Jacob deGrom was just what the doctor ordered for the Mets on Sunday…
Sunday was supposed to be a day of rest for the newly-crowned National League Eastern Division champion New York Mets, but the game held some import in a number of areas none the less.
Sure, the games no longer matter in the National League East, but the Mets are playing to hopefully earn home field advantage in the Division Series, which begins next Friday.
But it was also significant for Jacob deGrom, who was skipped in his last scheduled start against the Braves after five very un-Jacob-deGrom-like starts dating back to the end of August, during which he allowed 19 earned runs in 26 innings, including four home runs.
And on Sunday, deGrom once again resembled the pitcher the Mets absolutely need him to be, hurling six innings while allowing only a run on five hits with nine strikeouts, following in the footsteps of Steven Matz, Noah Syndergaard, and Matt Harvey not allowing a walk in his outing.
“They not only have good arms, they throw strikes,” manager Terry Collins said. “You add those two things together, they’re hard to hit with that kind of stuff they have.”
DeGrom once again had the electricity back on his fastball, as it was consistently in the mid-90s and the Reds took a lot of blind swings against the pitch throughout the afternoon.
But that wasn’t necessarily the key to his success.
DeGrom really emphasized both his change-up and slider, each of which was filthy and devastating for the Reds on Sunday. He induced 11 swings-and-misses on the 30 change-ups he threw, and only allowed one hit on 43 change-ups and sliders combined on Sunday.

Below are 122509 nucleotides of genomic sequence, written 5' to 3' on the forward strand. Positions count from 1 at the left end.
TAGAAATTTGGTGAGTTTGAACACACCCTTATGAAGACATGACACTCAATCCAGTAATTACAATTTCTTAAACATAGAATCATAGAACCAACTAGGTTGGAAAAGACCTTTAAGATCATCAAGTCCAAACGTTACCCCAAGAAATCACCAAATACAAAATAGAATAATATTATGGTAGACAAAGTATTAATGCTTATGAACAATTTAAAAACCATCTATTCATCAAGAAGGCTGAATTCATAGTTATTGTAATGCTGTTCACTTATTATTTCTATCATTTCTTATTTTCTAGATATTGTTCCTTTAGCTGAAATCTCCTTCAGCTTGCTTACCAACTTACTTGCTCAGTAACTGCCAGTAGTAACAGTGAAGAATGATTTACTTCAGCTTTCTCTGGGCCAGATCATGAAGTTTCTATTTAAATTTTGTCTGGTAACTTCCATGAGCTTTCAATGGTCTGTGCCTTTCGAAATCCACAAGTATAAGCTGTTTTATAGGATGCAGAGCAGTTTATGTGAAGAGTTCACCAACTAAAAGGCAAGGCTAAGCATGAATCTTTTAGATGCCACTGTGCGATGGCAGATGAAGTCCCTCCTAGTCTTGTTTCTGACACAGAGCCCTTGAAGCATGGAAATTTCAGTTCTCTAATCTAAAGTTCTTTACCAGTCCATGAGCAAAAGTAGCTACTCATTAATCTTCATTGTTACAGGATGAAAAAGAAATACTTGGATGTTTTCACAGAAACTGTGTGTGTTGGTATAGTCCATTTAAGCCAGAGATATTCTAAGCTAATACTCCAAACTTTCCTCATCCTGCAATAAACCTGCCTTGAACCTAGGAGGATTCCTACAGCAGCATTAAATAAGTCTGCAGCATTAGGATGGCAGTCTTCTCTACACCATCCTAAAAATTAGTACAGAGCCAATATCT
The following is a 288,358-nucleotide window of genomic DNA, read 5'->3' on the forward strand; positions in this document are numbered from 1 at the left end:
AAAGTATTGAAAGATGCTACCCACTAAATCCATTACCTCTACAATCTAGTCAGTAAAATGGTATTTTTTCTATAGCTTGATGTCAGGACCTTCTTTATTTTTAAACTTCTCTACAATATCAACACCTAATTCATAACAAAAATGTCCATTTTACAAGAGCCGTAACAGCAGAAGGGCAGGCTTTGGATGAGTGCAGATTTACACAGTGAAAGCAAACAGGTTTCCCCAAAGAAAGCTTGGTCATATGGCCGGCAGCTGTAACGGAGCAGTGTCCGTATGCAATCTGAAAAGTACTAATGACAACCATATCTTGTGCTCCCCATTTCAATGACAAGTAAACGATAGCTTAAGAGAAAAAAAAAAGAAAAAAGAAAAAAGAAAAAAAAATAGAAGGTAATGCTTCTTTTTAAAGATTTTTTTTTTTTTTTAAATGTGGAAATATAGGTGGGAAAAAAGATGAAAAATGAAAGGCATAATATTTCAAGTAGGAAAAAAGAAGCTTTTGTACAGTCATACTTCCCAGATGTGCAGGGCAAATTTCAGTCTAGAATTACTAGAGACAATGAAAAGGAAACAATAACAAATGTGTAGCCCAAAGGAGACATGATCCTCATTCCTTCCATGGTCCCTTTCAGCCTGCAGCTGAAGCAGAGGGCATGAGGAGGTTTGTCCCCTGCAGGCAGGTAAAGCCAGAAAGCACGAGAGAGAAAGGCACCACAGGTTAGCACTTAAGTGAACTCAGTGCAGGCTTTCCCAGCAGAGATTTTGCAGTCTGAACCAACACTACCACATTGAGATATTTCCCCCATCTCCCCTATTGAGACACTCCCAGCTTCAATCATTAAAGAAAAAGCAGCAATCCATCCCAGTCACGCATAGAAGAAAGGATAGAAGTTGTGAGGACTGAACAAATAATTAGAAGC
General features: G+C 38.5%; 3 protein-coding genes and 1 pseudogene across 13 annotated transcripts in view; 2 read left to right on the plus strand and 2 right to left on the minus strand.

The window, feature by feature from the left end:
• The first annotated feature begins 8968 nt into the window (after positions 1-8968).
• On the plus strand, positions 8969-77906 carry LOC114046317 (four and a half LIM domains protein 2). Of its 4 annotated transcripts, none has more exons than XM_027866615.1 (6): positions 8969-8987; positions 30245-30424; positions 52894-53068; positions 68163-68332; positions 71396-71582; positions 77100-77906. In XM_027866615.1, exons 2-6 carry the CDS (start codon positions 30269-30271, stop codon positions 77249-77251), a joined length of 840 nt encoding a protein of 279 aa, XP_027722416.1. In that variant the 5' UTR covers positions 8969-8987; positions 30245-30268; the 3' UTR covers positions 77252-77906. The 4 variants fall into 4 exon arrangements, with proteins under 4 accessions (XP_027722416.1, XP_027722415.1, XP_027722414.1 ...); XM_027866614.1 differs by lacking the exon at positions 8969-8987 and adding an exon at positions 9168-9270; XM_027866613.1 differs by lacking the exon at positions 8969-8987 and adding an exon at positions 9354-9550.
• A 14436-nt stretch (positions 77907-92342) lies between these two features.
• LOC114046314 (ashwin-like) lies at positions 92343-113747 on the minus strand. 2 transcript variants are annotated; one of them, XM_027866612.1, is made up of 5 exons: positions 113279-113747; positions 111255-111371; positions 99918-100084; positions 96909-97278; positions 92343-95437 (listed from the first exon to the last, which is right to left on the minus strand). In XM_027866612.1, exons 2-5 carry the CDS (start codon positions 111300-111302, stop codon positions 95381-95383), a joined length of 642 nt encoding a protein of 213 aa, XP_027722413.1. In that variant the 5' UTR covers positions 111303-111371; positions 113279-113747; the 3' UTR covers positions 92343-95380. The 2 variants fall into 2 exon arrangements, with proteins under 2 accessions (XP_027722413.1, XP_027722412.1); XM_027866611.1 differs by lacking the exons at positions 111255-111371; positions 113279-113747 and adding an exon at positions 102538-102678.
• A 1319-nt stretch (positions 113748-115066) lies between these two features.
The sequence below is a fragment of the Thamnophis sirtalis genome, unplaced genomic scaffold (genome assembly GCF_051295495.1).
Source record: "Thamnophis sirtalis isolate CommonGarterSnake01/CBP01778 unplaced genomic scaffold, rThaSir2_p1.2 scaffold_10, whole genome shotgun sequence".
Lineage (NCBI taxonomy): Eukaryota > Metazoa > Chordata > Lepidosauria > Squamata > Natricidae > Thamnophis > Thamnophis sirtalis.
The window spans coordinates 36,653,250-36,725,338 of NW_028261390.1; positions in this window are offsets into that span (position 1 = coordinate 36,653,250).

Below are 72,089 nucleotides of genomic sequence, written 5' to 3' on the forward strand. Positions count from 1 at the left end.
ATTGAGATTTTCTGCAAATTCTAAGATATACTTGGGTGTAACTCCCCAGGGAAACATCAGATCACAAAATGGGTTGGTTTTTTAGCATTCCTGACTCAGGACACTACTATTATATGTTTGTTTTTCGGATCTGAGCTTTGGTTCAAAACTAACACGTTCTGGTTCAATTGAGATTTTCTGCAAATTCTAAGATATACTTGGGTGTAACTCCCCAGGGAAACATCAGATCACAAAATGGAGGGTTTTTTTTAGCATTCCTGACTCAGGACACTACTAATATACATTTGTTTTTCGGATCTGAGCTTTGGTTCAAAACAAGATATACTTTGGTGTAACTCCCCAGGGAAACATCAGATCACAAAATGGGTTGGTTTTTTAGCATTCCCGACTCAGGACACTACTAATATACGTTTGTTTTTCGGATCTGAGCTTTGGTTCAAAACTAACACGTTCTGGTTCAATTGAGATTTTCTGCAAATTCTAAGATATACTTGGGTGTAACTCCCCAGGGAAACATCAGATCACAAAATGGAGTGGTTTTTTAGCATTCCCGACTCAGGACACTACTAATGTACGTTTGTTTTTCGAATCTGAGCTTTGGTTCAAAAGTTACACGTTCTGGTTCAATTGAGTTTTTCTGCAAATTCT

“We worked on my change-up in between these starts,” deGrom explained. “I used that a lot today.”
Collins said after the game pitching coach Dan Warthen implored deGrom to use his change-up a lot more in this start. But aside from that, deGrom said he needed to make adjustments with his delivery, similar to the ones he made in the early part of the season when he struggled.
“I was just staying over the rubber more, instead of rushing out,” deGrom explained about his adjustments after Sunday’s win. “I was on top of the ball and kept balls down today.”
Keeping the ball down had been difficult for deGrom over the last month, evident by the four home runs he had allowed in those five starts.
But after resting and making his adjustments, deGrom executed almost flawlessly against the Reds.
He was filthy. And that served as a breath of fresh air and relief for both deGrom and the Mets as he begins to prepare for what will likely be a game one start in the Division Series.
“I am definitely looking forward to it,” deGrom said about pitching in the playoffs. “I think it will be fun and I think everybody in here is looking forward to that.”
Collins felt last week deGrom was showing signs of fatigue, whether he admitted to it or not, and that skipping him would be in the best interests of both deGrom and the club, especially now that they’re certain to play in the postseason in 2015.
“I thought skipping him was the right thing to do, and I think today showed it worked out on our behalf,” Collins explained. “As much as you want to run your best pitchers out there on a consistent basis in September, I just thought he needed a break. … I think the rest helped him.”
Of course, deGrom wouldn’t admit to needing a rest, but acknowledged he felt good on Sunday.
“I don’t know necessarily if it was a good thing or not, but I felt good out there today,” deGrom said.
It looks like the Mets pressed the right button yet again. And it was just what the doctor ordered.